The ripple effects of the Department of Labor's fiduciary rule is expected to put new pressure on mutual fund fees, and could even lead to fewer fund share classes, according to a report from S&P Global Market Intelligence.
The DOL rule, which was announced in April and is scheduled to be initially rolled out in April 2017, focuses on the fiduciary responsibilities of financial advisers with regard to retirement accounts, but the ultimate fallout could spread across the fund industry, according to some advisers and industry watchers.
“I think the fund companies will start to respond by lowering fees,” said Kevin Couper, a financial adviser at Sontag Advisory.
As Mr. Couper explained, investors and advisers are already becoming increasingly fee conscious, and the DOL rule is only going to up the ante.
“We have some clients with three different S&P 500 Index funds, because when we see a fund that's 1 basis point cheaper, we buy it because every little bit helps,” he said. “From a retirement planning perspective, the DOL is not a fan of things like revenue sharing and is a fan of transparent, low-cost funds.”
In a September survey of financial advisers and asset managers, S&P Global found that investors “should expect changes to the fund universe ahead of and following” the implementation of the DOL rule.
A big part of the changes, according to Todd Rosenbluth, S&P Global's director of mutual fund and ETF research, will involve fee compression.
“I think it's reasonable to expect pressure on fees, and I think fees will come down for some funds and some fund families,” he said.
According to Morningstar, the average expense ratio for U.S. equity open-end mutual funds is 1.206% across all 14 share classes that it tracks.
Among those share classes, institutional shares are the least expensive at 0.907%, while C-shares top the charts at 1.971%. B-shares are only slightly cheaper at 1.755%, and A-shares average 1.242%.
The increased focus on fees is just the latest blow to actively managed funds.
According to Morningstar, U.S. open-end mutual funds have suffered more than $8.7 billion in new outflows for far this year, which follows $35.1 billion in net outflows last year.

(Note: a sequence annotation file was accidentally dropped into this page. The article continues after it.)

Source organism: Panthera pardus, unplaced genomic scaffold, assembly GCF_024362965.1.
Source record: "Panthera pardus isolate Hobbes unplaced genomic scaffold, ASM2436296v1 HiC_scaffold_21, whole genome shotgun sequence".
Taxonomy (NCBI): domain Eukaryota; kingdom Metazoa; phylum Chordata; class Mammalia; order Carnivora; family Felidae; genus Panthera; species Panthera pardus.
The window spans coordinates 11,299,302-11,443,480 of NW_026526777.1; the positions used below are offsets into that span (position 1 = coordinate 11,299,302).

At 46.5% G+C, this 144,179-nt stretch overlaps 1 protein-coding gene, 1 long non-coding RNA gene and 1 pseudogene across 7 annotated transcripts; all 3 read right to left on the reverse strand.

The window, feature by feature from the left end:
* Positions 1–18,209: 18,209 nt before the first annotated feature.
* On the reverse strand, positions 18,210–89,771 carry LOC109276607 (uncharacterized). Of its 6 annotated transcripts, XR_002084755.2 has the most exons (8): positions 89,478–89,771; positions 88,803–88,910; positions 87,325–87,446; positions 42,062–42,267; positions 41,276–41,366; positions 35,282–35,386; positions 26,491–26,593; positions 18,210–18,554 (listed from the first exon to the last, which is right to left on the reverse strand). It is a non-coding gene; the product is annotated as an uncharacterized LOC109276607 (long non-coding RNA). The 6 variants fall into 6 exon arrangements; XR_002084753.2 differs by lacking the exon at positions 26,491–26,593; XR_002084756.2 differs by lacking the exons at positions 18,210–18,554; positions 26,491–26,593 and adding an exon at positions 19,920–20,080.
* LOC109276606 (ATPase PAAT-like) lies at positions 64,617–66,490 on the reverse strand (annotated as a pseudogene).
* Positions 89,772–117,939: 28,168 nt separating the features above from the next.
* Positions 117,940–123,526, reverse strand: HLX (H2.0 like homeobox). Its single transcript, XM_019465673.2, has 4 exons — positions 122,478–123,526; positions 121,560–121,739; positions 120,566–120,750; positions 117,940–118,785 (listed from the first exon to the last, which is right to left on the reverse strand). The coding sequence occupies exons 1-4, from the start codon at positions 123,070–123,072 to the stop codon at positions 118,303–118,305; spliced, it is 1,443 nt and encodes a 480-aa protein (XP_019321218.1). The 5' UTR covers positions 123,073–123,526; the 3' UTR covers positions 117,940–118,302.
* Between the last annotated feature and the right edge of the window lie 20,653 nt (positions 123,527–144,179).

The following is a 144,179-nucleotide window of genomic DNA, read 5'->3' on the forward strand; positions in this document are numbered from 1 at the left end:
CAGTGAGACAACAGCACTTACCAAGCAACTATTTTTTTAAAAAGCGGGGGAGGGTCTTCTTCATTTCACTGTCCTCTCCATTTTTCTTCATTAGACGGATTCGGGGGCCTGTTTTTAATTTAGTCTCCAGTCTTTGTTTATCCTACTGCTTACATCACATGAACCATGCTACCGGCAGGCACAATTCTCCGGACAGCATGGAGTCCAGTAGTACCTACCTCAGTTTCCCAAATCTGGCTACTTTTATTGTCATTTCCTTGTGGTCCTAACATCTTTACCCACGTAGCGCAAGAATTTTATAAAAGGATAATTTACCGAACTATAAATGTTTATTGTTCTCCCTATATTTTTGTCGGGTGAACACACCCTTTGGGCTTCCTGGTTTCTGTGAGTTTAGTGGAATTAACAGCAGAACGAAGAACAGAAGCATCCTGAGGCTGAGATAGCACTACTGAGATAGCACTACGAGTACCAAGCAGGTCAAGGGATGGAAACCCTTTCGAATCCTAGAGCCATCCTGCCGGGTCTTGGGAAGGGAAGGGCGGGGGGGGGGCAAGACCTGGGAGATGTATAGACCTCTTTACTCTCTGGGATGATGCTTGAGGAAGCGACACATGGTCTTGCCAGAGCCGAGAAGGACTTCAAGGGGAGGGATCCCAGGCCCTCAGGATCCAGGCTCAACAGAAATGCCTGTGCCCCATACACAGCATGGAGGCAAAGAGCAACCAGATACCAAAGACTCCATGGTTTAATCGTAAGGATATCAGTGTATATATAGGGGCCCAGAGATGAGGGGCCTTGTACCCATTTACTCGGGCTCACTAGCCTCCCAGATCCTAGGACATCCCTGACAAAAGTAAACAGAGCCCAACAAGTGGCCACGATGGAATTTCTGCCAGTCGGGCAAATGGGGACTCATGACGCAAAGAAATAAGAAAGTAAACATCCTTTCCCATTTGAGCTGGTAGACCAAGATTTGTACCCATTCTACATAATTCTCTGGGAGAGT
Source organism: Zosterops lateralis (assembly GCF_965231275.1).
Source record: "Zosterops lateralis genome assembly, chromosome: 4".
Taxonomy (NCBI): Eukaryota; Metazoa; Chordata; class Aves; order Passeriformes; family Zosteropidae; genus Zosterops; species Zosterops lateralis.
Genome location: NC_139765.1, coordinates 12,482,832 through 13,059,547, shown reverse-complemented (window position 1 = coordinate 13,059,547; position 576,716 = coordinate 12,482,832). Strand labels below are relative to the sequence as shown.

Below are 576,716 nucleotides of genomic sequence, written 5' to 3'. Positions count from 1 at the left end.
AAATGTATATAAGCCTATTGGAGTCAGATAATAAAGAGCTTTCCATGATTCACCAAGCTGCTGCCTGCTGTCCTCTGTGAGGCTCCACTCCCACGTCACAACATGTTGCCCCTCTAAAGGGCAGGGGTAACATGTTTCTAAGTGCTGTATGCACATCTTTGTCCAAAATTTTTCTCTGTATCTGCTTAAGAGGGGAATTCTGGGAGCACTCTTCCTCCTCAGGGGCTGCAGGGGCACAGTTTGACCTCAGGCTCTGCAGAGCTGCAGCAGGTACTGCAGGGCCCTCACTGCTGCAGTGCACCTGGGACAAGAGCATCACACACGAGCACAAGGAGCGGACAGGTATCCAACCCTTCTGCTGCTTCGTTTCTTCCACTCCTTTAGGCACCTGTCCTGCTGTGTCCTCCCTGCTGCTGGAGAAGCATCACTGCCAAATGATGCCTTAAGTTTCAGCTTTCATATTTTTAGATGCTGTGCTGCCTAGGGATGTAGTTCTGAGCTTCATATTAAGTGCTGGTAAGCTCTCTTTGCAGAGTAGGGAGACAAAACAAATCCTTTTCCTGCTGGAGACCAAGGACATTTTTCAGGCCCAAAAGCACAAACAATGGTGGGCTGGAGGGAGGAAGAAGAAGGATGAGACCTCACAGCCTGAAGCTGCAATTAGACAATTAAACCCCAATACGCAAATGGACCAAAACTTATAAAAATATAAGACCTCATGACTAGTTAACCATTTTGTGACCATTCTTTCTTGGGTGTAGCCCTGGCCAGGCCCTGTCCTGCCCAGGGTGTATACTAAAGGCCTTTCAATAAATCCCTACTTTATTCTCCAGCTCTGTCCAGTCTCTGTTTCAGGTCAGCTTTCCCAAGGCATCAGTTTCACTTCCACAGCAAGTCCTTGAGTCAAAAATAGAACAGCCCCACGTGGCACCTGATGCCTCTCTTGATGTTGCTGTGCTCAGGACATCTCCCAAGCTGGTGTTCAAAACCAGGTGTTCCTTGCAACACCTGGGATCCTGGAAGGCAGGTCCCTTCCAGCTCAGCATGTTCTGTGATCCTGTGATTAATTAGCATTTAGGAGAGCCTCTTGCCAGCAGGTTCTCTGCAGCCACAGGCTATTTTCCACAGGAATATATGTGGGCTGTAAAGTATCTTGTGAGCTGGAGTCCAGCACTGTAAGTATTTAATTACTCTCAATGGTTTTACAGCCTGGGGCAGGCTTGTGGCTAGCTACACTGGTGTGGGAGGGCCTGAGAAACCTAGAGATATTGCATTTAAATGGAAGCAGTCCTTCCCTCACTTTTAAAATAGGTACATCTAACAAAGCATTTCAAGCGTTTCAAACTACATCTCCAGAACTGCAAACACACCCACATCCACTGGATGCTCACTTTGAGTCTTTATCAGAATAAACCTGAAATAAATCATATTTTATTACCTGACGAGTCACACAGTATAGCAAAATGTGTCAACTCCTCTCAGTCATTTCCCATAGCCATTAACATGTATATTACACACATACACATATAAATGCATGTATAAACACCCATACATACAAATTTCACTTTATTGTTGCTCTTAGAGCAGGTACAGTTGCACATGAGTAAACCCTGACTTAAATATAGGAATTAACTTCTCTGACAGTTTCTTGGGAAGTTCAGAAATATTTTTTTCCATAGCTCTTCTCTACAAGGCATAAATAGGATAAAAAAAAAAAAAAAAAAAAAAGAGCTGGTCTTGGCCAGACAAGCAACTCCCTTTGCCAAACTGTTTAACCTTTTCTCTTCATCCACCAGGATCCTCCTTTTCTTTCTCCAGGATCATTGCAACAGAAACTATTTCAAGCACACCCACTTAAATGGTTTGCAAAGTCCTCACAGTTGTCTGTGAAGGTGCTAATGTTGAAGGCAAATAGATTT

Meanwhile, the bargain-basement priced ETFs have experienced $141 billion in net inflows so far this year, following two consecutive years of more than $240 billion in net inflows.
“Asset managers will need to be cognizant that advisers will be questioning whether their clients' best interest is being served by active funds that are more expensive than their peers,” Mr. Rosenbluth said.
David Demming, president of Demming Financial Services Corp., said he has worked as a fiduciary for the past 35 years and has always focused on fees, but believes the DOL rule will force more fund companies to also start watching the fees they charge.
“Unequivocally, there will be greater disclosure, which should bring down fees,” he said.
Rose Swanger, principal at Advise Finance, said the DOL rule has the asset management industry a bit nervous and scrambling to adjust to an increased focus on fees.
“I have no doubt that the DOL fiduciary rule has already caused the whole industry to engage in a low-fee competition; it's a downward pressure for all to bear, not just asset managers from fund families, so are advisers' fees,” she said. “In addition, we have another front to engage, namely, the ultra-low cost robo-advisers.”
Requests for comments were made to several fund companies, including The Vanguard Group, Legg Mason, and Franklin Templeton.
Fidelity Investments was the only company that responded with a statement, which includes: “Fidelity is constantly evaluating the strength of our offering.
“Regardless of changes in the industry and regulatory landscape, our goal is to ensure that our solutions continue to support the needs of advisers and their clients.”